Lloyd McClendon and the Mariners are focused on their ‘new season’
Over the course of a season, most games are nothing more than exactly that. A game. One game. A win or a loss. One of 162. Nothing more, nothing less.
Shortly after the midpoint of the season, if the pile of games in the loss column is greater than the pile of games in the win column, then the remaining games quite often are just that – one of 162. If the balance tilts in the direction of the wins, however, then things change. Then you find yourself in meaningful baseball territory in August and September.
In case you have forgotten how to navigate through this once familiar world, Mariners manager Lloyd McClendon pointed the way to the path.
“As I was telling someone earlier, the season just started,” he said before the Mariners’ 7-3 win over Atlanta on Wednesday. “August 1 is when the season starts, particularly if you are in a race. I think you see better pitching, better defense. Games will be much more intense.”
The Mariners’ games will be more intense because this year is different. Things even look different. This August isn’t about bringing up the kids to get experience. No, the experience was brought in to help this team get better, which is important because that’s what good teams do in the second half.
As McClendon pointed out, the door on the first half of the season has been closed. The Mariners are in the conversation, within striking distance of a spot in the postseason, but they have to get better. What they did before the season that McClendon points out means little. For the Mariners, it means they started down three games. Three games out of the second wild-card spot on Aug. 1. Today they are one game out. So far so good in this new season.
The downside to having a new season is there is much less room for error. It is no longer one of 162 games. In this season, it is one of 54. These games mean more and the Mariners have a golden opportunity to take a giant step toward that wild-card spot with the White Sox – who are five games under .500 – coming to town for four games. Meanwhile, the Blue Jays – who hold a one-game advantage over Seattle – will play one game against the A.L. East leading-Orioles before hosting the A.L. Central-leading Tigers for three.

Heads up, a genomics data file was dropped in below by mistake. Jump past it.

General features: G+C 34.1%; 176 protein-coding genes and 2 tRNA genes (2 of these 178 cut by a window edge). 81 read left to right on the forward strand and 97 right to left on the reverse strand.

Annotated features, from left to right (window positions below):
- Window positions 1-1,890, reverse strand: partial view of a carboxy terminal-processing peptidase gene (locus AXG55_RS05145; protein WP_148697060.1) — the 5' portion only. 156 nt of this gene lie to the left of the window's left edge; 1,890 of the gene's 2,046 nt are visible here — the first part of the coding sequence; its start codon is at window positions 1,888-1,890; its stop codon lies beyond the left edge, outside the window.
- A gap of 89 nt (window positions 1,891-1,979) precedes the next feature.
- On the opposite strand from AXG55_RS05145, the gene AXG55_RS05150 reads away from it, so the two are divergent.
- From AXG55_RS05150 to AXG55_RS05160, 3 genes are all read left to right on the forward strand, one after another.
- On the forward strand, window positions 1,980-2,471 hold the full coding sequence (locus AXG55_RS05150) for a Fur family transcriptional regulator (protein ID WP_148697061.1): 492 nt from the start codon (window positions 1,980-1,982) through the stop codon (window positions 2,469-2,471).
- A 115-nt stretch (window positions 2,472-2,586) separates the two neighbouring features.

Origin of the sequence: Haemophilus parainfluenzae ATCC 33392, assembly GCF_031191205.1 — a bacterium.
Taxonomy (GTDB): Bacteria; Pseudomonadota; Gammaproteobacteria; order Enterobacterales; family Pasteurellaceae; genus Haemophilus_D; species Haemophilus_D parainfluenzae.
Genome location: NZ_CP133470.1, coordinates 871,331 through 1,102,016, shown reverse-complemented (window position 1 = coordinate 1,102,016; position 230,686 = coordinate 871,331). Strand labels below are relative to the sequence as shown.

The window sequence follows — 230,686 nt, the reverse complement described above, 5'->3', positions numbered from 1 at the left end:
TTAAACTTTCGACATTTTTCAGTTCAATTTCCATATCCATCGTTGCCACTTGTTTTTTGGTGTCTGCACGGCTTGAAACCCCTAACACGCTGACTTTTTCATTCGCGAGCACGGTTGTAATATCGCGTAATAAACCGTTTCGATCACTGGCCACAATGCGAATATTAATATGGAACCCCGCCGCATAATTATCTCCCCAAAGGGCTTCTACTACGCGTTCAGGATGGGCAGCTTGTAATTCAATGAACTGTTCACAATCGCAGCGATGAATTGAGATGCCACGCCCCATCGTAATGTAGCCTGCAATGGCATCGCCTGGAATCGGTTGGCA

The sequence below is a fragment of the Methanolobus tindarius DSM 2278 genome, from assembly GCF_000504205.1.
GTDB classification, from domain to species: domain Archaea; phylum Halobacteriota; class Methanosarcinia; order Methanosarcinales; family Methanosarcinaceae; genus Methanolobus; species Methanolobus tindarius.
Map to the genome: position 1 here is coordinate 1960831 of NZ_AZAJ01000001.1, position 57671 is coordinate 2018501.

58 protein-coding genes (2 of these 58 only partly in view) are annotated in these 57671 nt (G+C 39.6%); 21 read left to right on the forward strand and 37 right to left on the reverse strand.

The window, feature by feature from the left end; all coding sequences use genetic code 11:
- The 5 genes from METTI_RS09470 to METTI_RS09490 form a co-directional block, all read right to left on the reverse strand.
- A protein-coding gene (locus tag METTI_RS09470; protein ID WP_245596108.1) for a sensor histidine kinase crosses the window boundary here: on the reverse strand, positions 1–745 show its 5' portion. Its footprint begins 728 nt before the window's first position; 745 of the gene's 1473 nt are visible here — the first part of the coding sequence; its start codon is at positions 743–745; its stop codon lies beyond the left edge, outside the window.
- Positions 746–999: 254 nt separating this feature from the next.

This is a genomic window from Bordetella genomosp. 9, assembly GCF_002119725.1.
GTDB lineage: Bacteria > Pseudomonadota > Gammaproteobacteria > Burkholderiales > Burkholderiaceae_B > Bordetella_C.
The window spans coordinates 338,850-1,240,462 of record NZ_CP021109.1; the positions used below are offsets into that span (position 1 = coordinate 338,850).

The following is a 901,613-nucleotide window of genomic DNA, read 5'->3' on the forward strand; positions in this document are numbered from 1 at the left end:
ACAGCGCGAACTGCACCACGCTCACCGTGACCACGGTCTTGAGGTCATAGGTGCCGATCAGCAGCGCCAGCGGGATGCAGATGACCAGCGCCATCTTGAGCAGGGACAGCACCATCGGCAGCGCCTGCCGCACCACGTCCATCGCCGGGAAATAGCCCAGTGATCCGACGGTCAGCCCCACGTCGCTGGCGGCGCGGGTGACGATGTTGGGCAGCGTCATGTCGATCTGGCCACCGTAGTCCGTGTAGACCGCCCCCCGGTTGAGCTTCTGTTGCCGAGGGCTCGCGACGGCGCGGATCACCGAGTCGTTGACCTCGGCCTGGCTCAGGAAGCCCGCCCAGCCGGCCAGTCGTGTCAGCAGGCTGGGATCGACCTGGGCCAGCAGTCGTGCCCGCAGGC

While the Mariners will miss Chicago ace Chris Sale, the Blue Jays will have Max Scherzer and David Price to deal with before coming to Seattle to face Felix Hernandez, Chris Young and Hisashi Iwakuma. There is an opportunity to do damage in the next week and McClendon believes his club is ready for this.
“I think our guys are enjoying it,” he said. “I don’t see anyone getting tight or anything like that. I told them to just enjoy the journey. We don’t know what is going to happen, but enjoy it, see what happens.”
This isn’t business as usual for Kyle Seager. He embraces the opportunity to talk about being in the race.
“You definitely know. You know where you are at, which is exciting,” he said. “It’s something we haven’t been able to do the last couple of years. It’s obviously a lot of fun being in the hunt and being in the position to do some things.”
Logan Morrison prefers to not get caught up in scoreboard watching.
“I know when I feel like we are going good we don’t pay attention to it. We are focused on the task at hand,” he said. “If we win games and do what we are capable of and win the games that are in front of us, we don’t have to scoreboard watch. Just keep doing us and go from there.”
“Doing us” – in Morrison’s words – is getting good pitching and grinding out at-bats. Don’t try to do too much, don’t try to hit the five-run home run. You be what you are supposed to be and let your teammate be what he is supposed to be. It is as simple as that.
For all the angst that I hear daily about lineups, it really is in the players’ hands at this point. With the additions the Mariners have made, they now have the most complete lineup they’ve had in years and it’s a lineup McClendon has repeatedly said he is proud to put out.
If they do what they are supposed to do with the bats, with the pitching they have, it should be enough. Nobody is being asked to do anything extraordinary.
“They’re doing OK,” McClendon said. “Just showing up every day and playing.”
The door is shut on the first four months of the season. The Mariners did what they needed to do to get to the season that starts on Aug. 1. In that new season they are 3-2 with 3.8 runs scored per game and one game out of a wild-card spot.